16. Orlando Magic
F Isaiah Stewart, Fr., Washington, 6-9, 250
There is no one stopping Stewart in the Pac-12 this year. He is built and is one of those players who just loves basketball. He’s averaging 16.5 points and 7.6 rebounds in eight games this season.
17. Minnesota Timberwolves
G Tyrese Maxey, Fr., Kentucky, 6-3, 198
Maxey made himself known on the national stage in the Champions Classic in New York, scoring 26 points the day after his 19th birthday. In high school, Maxey would let it fly from all over the court, but he’s been a little more conservative with his shot selection at Kentucky.
18. Atlanta Hawks (via Brooklyn Nets)
F Jordan Nwora, Jr., Louisville, 6-7, 225
The Cardinals are the No. 1 team in the nation, and Nwora is leading the way. He’s averaging 21.9 points and 7.5 rebounds, including 22 points and 12 rebounds against a very tough Michigan team.
19. Utah Jazz
G Scottie Lewis, Fr., Florida, 6-5, 185
There’s a lot to love about Lewis’ game. He’s a freak athlete, once completing a windmill dunk over three people, he’s an excellent defender and he works hard. Lewis is off to a slow start, but the NBA potential is there to be a first-round pick.
20. Houston Rockets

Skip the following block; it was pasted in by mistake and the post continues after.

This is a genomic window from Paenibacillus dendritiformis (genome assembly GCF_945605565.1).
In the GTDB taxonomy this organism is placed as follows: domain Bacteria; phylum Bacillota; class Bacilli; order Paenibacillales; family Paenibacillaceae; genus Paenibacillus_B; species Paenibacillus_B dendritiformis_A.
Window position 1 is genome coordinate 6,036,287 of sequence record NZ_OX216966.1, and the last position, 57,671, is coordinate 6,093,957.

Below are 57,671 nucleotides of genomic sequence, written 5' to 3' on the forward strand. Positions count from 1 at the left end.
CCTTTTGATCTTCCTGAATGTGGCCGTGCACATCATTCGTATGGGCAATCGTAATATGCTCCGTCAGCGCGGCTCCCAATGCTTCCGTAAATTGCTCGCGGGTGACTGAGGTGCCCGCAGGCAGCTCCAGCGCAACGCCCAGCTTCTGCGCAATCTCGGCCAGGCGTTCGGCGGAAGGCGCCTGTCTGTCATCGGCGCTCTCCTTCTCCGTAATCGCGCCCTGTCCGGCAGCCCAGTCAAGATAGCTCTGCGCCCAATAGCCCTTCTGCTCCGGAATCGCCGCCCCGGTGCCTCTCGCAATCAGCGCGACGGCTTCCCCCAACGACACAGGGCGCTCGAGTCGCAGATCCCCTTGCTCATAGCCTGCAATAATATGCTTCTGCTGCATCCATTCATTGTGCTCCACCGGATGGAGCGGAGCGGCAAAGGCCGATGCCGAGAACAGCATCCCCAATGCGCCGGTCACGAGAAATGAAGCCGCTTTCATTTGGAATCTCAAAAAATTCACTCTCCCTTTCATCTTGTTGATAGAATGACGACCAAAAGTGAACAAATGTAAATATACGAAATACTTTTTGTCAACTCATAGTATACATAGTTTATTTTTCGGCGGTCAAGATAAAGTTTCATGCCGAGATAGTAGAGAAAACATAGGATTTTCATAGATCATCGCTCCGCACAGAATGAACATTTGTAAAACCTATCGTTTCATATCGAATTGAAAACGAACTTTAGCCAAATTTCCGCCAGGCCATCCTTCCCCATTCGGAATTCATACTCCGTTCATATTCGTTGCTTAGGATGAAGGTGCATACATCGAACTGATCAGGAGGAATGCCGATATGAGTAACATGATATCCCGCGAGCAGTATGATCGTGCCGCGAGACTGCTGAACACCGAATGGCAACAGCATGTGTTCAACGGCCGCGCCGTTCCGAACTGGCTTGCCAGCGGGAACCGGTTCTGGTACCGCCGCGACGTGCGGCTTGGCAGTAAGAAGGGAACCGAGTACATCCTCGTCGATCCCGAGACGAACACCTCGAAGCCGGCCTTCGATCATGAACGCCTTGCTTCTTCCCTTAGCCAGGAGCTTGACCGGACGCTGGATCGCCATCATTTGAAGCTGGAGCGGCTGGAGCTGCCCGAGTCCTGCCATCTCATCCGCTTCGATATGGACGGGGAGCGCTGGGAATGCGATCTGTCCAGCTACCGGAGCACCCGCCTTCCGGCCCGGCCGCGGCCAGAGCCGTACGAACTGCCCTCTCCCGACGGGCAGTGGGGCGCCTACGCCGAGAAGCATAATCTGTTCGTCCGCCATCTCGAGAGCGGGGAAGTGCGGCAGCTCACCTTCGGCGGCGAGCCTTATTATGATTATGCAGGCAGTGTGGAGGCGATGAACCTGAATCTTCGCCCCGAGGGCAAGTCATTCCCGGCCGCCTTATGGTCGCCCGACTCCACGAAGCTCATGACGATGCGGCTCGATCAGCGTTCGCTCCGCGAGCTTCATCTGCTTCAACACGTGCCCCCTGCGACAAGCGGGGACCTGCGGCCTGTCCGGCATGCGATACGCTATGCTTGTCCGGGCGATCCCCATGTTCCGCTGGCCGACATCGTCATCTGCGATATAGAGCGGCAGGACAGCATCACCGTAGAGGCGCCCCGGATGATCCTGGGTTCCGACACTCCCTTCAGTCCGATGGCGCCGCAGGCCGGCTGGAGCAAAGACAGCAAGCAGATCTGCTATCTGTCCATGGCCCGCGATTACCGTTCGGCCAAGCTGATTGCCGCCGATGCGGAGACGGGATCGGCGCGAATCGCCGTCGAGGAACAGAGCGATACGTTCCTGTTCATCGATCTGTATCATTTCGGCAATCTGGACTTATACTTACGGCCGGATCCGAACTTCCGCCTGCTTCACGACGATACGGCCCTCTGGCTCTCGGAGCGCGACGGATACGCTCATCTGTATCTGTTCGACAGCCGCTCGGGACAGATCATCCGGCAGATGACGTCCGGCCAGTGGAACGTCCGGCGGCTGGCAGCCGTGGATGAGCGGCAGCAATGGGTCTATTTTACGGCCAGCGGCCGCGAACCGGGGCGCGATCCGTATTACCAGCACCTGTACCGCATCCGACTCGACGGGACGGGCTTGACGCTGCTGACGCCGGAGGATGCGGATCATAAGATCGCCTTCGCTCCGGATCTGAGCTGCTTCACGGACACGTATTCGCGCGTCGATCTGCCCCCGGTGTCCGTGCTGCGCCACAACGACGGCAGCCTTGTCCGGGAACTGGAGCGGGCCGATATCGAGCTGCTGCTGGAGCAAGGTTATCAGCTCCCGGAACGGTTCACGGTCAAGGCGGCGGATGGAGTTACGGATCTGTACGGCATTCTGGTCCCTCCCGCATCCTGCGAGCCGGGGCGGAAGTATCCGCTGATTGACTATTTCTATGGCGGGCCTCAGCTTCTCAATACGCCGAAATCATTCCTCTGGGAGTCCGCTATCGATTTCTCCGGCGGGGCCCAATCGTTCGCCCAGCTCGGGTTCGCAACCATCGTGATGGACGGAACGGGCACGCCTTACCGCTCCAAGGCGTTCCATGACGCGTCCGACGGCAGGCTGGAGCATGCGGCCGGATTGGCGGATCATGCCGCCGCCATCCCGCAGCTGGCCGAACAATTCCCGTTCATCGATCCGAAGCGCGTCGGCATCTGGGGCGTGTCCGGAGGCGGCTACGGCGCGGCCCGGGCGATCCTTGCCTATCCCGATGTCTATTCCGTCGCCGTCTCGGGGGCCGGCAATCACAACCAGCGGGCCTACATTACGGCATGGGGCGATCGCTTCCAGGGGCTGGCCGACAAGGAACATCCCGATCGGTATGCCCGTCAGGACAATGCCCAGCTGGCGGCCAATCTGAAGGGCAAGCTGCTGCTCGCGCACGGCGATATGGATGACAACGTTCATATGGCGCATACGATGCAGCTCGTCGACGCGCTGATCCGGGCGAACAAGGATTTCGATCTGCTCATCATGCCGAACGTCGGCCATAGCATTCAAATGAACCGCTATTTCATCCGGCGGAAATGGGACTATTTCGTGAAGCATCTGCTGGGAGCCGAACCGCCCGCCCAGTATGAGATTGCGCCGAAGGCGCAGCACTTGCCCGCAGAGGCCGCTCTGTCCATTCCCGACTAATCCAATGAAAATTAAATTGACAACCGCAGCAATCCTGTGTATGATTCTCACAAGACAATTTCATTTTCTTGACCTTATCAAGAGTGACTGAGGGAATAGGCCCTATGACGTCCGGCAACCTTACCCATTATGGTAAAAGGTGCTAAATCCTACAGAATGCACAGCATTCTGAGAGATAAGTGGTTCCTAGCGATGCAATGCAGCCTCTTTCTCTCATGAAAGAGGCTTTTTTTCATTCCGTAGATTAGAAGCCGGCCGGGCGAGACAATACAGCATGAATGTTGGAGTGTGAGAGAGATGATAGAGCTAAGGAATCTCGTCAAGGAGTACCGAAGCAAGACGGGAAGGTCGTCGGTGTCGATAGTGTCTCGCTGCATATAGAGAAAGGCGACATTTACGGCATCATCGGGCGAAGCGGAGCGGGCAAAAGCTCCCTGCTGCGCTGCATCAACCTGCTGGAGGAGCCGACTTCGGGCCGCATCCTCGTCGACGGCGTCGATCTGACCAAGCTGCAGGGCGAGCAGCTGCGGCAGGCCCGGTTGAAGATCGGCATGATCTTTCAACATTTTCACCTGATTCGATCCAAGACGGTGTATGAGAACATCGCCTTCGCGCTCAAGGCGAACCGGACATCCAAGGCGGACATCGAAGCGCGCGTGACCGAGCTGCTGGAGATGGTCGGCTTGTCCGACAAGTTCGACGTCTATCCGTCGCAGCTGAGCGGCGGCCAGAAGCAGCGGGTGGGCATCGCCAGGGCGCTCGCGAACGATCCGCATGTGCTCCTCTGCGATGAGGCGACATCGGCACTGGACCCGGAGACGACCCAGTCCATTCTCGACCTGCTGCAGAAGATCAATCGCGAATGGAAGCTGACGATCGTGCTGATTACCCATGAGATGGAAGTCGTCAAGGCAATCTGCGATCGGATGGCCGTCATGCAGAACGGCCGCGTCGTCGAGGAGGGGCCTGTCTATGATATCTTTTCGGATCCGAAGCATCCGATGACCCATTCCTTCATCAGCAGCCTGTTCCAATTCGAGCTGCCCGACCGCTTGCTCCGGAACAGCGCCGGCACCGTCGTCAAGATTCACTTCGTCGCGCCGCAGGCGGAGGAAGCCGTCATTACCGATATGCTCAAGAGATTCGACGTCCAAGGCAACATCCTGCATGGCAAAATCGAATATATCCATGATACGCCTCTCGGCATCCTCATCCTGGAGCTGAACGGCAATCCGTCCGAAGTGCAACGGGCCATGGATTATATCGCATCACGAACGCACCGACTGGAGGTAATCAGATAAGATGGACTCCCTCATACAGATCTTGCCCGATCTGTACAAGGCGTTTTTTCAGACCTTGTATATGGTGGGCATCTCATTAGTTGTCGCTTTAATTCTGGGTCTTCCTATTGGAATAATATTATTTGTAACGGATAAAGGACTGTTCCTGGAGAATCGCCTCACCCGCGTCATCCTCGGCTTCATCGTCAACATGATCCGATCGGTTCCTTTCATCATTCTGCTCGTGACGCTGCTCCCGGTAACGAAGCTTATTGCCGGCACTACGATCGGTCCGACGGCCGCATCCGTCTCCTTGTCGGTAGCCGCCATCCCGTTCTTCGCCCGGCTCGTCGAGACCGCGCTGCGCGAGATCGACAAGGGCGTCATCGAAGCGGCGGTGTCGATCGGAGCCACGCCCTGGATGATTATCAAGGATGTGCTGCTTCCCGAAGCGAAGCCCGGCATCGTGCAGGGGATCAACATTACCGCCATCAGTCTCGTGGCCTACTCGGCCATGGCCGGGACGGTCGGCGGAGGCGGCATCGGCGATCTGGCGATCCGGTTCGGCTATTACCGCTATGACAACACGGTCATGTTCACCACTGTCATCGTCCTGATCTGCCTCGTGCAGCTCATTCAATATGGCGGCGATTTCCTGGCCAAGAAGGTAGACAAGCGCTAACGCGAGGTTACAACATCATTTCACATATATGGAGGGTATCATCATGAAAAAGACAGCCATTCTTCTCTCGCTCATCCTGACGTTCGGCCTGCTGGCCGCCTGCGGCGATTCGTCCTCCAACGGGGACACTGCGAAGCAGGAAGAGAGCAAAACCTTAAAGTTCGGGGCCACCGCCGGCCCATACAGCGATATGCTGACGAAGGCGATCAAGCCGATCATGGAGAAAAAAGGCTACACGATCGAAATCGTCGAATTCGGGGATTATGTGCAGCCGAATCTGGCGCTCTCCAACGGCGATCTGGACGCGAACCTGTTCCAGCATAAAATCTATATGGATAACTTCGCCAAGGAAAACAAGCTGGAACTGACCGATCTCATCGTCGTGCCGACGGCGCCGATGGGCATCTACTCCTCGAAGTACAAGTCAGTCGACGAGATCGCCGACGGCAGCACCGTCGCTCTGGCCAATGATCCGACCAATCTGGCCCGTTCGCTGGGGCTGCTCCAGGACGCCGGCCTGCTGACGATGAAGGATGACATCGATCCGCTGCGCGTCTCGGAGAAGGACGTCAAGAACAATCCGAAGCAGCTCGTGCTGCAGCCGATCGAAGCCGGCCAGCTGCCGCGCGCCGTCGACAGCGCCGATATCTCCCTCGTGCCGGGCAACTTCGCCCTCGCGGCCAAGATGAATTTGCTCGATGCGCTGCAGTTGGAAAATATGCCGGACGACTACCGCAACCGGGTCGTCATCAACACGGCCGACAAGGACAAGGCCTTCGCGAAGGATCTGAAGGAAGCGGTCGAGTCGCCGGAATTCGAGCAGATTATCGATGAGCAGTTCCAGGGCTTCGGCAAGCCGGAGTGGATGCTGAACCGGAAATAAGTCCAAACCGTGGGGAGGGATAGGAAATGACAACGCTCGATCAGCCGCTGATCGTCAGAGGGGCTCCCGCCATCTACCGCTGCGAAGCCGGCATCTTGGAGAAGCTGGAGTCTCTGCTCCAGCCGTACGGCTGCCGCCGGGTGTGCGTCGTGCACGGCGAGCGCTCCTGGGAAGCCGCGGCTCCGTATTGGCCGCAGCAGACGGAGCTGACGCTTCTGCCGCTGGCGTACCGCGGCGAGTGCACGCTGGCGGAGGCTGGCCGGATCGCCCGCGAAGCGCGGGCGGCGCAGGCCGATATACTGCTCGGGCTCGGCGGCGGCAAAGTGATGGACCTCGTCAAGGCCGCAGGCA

F Trendon Watford, LSU, 6-9, 235
LSU is a fun team to watch this year with Watford and Emmitt Williams in the post. A skilled forward who can also step out and play the perimeter, Watford scored 38 points in a win against a very talented IMG Academy team his senior year of high school. All the tools are there for Watford to have a long NBA career.
21. Milwaukee Bucks (via Indiana Pacers)
G Josh Green, Fr., Arizona, 6-6, 210
The Australian native said recently that one of his goals is to be the Pac-12 Defensive Player of the Year. That’s not something you often hear from players. Even with a defensive focus, he’s had some good offensive games early on, scoring 24 points in a close win over Pepperdine.
22. Miami Heat
F Onyeka Okongwu, Fr., USC, 6-9, 245
Okongwu had eight blocks and 33 points in his first game and continues to get better and more consistent. He’s put on some muscle and is looking more like a modern-day NBA big. Okongwu played in high school with the Ball brothers for two years at Chino Hills in Southern California.
23. Brooklyn Nets (via Philadelphia 76ers)
F Isaac Okoro, Fr., Auburn, 6-6, 225